One Saturday morning about a month ago, I was enjoying some coffee and suddenly became absolutely overwhelmed with exuberance. This was because a few moments prior, I had been alerted a Honda Element – the perfect Honda Element – was mine for the taking at a dealership in St. Louis. I’d gotten all the info I needed. It was flawless – dent-free, fresh rubbers, highest trim level, EVERYTHING. I’d talked the guy down a few thousand on price, and gotten our trade value increased by a couple grand. Things were great, and when Cate blissfully awoke from her weekend slumber, I informed her we were embarking on a trip to St. Louis to obtain the car of our dreams. The squeal projected from her mouth resembled that of a child who’d just been informed she was inheriting a pony. We packed our shit, made a playlist, and departed.
We sang songs and played games as we cruised – attempting to squeeze as much enjoyment as we could into the final hours of owning our current Element. All was well, friends, as we exchanged smiles, laughs and memories over the course of the trip. All of that ended the moment I laid eyes on the St. Louis Element. Everything the sales guy told me was inaccurate. Paint was missing on the back. The interior was home to a nest of flaws. There was a smell. We had been played by a guy we thought we knew.We felt betrayed. We felt wronged. It hurt, man. It hurt.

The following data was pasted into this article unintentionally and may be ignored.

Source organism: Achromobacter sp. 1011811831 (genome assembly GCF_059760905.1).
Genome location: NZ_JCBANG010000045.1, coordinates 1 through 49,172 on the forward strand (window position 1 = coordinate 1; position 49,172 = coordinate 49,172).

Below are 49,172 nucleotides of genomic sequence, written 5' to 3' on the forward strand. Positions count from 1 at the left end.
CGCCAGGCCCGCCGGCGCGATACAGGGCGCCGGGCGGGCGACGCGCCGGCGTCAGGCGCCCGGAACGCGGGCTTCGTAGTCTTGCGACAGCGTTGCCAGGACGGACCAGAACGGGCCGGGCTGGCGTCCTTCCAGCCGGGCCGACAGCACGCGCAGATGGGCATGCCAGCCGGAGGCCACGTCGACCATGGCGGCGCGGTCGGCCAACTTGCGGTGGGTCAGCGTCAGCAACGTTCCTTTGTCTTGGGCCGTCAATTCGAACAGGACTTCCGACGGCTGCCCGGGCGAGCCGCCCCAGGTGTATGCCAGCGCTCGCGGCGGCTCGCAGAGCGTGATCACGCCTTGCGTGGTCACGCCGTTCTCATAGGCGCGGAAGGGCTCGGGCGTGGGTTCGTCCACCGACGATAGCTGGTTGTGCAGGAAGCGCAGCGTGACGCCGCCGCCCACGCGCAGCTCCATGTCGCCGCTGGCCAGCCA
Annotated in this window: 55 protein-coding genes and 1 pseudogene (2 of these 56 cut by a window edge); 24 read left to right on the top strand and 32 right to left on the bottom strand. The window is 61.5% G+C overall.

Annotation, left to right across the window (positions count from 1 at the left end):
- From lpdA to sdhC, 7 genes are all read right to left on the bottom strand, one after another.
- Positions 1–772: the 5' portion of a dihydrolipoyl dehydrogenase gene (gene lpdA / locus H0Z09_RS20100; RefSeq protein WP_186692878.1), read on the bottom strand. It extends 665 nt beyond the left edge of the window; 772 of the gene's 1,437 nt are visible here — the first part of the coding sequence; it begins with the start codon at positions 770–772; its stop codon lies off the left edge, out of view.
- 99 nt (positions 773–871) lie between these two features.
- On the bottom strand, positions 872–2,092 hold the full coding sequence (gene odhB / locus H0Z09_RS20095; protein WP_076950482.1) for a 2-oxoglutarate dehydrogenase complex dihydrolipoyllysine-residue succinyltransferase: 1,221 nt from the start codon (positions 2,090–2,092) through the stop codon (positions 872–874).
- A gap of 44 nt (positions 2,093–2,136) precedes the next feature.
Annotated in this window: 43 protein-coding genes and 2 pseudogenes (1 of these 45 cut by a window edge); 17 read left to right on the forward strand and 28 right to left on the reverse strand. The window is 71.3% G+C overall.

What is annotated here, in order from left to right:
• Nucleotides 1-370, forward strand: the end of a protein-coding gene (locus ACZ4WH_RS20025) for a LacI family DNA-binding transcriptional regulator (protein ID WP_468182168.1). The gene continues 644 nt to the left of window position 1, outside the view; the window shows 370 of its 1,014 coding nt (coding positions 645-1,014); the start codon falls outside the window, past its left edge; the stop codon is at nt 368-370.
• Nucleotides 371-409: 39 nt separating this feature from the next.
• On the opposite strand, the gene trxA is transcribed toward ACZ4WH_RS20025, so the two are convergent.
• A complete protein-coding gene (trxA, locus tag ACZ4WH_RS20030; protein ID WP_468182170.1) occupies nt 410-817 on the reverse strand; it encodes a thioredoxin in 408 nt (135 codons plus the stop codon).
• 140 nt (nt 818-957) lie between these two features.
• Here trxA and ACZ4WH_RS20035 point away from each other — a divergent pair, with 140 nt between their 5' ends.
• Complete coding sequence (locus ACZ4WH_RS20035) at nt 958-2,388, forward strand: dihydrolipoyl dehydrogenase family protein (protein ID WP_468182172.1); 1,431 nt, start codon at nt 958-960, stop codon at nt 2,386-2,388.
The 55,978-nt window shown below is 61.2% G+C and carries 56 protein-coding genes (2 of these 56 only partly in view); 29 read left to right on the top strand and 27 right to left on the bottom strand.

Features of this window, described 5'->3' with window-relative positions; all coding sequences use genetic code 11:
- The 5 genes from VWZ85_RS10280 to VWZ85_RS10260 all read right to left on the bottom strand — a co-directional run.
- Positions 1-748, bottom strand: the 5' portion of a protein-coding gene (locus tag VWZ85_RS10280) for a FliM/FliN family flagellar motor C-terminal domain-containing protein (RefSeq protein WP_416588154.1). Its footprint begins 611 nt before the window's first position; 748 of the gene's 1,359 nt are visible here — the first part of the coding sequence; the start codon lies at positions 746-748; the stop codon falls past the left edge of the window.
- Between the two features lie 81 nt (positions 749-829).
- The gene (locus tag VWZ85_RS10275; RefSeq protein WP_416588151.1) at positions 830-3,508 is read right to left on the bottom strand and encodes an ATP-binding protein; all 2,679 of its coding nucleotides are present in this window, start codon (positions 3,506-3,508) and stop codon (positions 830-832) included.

Eating Taco Bell’s Quesalupa was roughly the same experience, and nearly too much of a letdown for this gringo to handle.
The hype surrounding the Quesalupa was seemingly unavoidable leading up to its announcement during the SuperBowl, and I’ll admit we both bought in – big time. A delightful mix of fast, Mexican food greatness housed within a cheese-stuffed shell? Seriously, sign me up a thousand times. This blog needed it because of the cheese. I needed it like I need whiskey on Wednesday. So, Cate grabbed us a couple on her way home.
The Quesalupa was wrapped in foil and hoisted up by a very hype-y paper holder. We bit in, and the texture was not as advertised. No melty cheese strings stretched from your bite to the Quesalupa. Speaking of which, the cheese within the shell was more like a cheese patty. Beyond that, it was really just your basic taco – meat, cheese, lettuce, and sour cream.
Much like the visit to Mungenast Honda in St. Louis, the Quesalupa was an excruciating letdown. That said, I think Taco Bell would have been better off if they had just let the Quesalupa sell itself. Sure, it would have still been a bummer, but with the overbearing levels of #hype they shoved down our throats, Taco Bell essentially mass-distributed sadness to the country’s entirety.
All this aside, it’s important to remember that none of us are perfect. We all have a reliable set of skills, and you can’t blame TBell for reaching for the stars on this one. Taco Bell is a fantastic establishment, and Cate and I will still buy thousands of Crunchwrap Supremes and Cheesy Gordita Crunches in the years ahead. For now, Taco Bell just needs to go back what they do best – serving America delightfully shitty Mexican food.